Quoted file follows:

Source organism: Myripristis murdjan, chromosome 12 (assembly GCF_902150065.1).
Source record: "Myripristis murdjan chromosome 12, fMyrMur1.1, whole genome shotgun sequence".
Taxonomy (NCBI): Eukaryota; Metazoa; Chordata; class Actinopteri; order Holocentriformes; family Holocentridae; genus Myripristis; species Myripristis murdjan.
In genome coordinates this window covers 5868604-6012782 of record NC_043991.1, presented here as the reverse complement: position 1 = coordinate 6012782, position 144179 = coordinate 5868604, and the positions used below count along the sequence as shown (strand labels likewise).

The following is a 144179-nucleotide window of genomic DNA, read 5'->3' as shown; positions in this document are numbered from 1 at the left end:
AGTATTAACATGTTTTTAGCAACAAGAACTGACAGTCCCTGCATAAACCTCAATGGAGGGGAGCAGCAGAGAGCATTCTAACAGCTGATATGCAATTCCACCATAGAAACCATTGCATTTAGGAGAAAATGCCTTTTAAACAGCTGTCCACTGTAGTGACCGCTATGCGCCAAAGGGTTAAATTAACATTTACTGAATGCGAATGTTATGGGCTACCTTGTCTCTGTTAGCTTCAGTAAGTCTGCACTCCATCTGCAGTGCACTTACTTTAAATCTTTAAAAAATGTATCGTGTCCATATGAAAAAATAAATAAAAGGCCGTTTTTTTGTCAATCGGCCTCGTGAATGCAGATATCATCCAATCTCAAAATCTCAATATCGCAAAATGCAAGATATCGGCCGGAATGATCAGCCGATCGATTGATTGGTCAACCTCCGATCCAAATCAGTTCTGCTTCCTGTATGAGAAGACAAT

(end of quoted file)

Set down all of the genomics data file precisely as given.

Source organism: Myripristis murdjan, chromosome 12 (assembly GCF_902150065.1).
Source record: "Myripristis murdjan chromosome 12, fMyrMur1.1, whole genome shotgun sequence".
Taxonomy (NCBI): Eukaryota; Metazoa; Chordata; class Actinopteri; order Holocentriformes; family Holocentridae; genus Myripristis; species Myripristis murdjan.
In genome coordinates this window covers 5868604-6012782 of record NC_043991.1, presented here as the reverse complement: position 1 = coordinate 6012782, position 144179 = coordinate 5868604, and the positions used below count along the sequence as shown (strand labels likewise).

The following is a 144179-nucleotide window of genomic DNA, read 5'->3' as shown; positions in this document are numbered from 1 at the left end:
AGTATTAACATGTTTTTAGCAACAAGAACTGACAGTCCCTGCATAAACCTCAATGGAGGGGAGCAGCAGAGAGCATTCTAACAGCTGATATGCAATTCCACCATAGAAACCATTGCATTTAGGAGAAAATGCCTTTTAAACAGCTGTCCACTGTAGTGACCGCTATGCGCCAAAGGGTTAAATTAACATTTACTGAATGCGAATGTTATGGGCTACCTTGTCTCTGTTAGCTTCAGTAAGTCTGCACTCCATCTGCAGTGCACTTACTTTAAATCTTTAAAAAATGTATCGTGTCCATATGAAAAAATAAATAAAAGGCCGTTTTTTTGTCAATCGGCCTCGTGAATGCAGATATCATCCAATCTCAAAATCTCAATATCGCAAAATGCAAGATATCGGCCGGAATGATCAGCCGATCGATTGATTGGTCAACCTCCGATCCAAATCAGTTCTGCTTCCTGTATGAGAAGACAAT